Avoid launching a long, low-probability pass with little time on the clock and rather get the ball into the hands of a guard, which makes for a shorter pass to the front court. MORE
Make Every Second Count At Halftime
Strategy, tactics and organization have to be reinforced at halftime or in some cases changed in a short amount of time
When it comes to halftime, you have three broad objectives:
• To motivate your players.
• To give them the best chance to absorb information.
• To let them recover and get properly hydrated.
Yes, you can criticize your players and their effectiveness to this point but do so in a productive manner. If the defense has holes, try not to blame players or dwell on it. Remind them how to cut off angles, get a hand into passing lanes and not reach into a player’s body with their hands. Players are not motivated by being told what they did wrong but more by how they can improve and resolve problems.
To ensure a well-planned, consistent halftime structure you need to:
• Keep the entire team engaged into the second-half game plan as you never know when injuries will pop up.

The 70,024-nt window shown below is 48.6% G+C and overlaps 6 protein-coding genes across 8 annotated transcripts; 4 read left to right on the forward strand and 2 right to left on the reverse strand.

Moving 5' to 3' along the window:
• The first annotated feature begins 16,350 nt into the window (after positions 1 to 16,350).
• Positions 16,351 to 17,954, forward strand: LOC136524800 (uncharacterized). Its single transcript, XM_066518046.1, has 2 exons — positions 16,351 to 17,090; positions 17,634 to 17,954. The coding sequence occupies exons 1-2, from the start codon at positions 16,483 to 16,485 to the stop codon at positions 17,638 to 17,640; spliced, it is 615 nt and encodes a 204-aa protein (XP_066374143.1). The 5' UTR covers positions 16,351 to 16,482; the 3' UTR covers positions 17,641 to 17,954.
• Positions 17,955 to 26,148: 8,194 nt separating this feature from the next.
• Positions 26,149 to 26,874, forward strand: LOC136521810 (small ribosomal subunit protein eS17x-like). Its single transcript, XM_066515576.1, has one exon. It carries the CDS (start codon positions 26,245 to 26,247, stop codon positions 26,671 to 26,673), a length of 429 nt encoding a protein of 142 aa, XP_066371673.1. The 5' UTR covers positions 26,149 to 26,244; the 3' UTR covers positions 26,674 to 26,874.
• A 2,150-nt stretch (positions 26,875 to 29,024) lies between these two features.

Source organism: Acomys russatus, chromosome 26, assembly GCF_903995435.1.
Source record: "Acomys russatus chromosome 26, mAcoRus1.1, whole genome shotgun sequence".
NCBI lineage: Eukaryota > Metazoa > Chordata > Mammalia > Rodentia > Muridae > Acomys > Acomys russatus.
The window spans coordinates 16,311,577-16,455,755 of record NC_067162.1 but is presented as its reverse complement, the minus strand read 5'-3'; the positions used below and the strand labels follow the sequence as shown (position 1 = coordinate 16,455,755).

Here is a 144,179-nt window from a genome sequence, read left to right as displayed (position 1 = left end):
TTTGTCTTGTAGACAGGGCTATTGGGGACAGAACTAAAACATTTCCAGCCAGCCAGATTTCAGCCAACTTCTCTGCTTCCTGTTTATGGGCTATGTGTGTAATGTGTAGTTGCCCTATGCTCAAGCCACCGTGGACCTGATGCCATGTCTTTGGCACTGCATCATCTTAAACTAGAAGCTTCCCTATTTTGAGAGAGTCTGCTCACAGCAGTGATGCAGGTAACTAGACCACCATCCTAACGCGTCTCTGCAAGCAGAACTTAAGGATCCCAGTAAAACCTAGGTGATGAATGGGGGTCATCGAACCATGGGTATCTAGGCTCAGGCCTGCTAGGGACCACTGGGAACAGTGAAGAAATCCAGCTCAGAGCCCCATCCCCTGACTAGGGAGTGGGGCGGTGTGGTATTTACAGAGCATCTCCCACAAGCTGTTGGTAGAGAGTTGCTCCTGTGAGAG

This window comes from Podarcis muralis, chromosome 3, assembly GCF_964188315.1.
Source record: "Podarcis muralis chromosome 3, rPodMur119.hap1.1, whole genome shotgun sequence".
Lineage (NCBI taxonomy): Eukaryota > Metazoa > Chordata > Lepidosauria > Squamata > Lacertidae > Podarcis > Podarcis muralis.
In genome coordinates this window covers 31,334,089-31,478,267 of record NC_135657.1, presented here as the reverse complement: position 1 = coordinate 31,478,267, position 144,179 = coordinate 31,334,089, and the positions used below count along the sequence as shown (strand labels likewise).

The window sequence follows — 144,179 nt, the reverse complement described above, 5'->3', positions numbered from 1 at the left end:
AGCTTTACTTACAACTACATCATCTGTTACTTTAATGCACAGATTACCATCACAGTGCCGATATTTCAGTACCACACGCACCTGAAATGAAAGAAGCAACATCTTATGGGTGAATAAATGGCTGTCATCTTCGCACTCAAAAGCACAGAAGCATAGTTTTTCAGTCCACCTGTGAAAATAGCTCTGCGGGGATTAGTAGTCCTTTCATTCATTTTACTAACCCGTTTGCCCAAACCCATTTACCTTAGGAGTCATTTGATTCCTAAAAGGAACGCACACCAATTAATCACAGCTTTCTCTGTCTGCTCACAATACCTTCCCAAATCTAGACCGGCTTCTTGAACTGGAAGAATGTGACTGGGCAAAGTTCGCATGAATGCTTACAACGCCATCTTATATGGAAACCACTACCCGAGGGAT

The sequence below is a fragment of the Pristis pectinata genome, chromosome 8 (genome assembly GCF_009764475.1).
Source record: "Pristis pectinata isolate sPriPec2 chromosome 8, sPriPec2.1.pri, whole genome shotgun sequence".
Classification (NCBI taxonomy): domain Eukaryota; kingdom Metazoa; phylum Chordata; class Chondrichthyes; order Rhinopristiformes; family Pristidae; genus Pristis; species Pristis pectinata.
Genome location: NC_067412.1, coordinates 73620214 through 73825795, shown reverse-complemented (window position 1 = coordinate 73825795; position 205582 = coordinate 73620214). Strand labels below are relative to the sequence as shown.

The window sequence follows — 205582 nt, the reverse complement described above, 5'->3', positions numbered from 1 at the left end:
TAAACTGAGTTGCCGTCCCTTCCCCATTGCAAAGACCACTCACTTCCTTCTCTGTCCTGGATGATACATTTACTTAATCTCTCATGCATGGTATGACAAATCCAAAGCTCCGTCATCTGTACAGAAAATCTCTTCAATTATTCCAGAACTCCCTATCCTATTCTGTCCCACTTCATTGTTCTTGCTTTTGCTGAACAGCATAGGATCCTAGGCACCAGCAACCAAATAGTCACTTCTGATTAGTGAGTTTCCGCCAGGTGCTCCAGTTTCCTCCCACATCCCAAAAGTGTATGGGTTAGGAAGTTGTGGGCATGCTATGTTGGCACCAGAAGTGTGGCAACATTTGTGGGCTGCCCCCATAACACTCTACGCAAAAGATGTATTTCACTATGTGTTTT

• Decide on the next step for the team, and be confident and focused on what you are about to say.
• Be in the best possible position to deliver a clear and logical viewpoint.
As soon as the first half is over, head to the locker room. If you are coaching a youth game with no locker room, move to your players. Don’t make them move to you. Make sure you stay a good distance from the opposition.
• Know that you have everyone’s attention.
• Provide two or three major points.
• Be clear, positive and constructive.
• Don’t talk until everyone is listening.
• Don’t concentrate on negatives.
• Don’t allow too much player input all at once.
“Well-coached teams are never surprised; they can adapt to anything they see.” Jack Ramsey, head coach of 1977 Portland Trail Blazers, NBA champions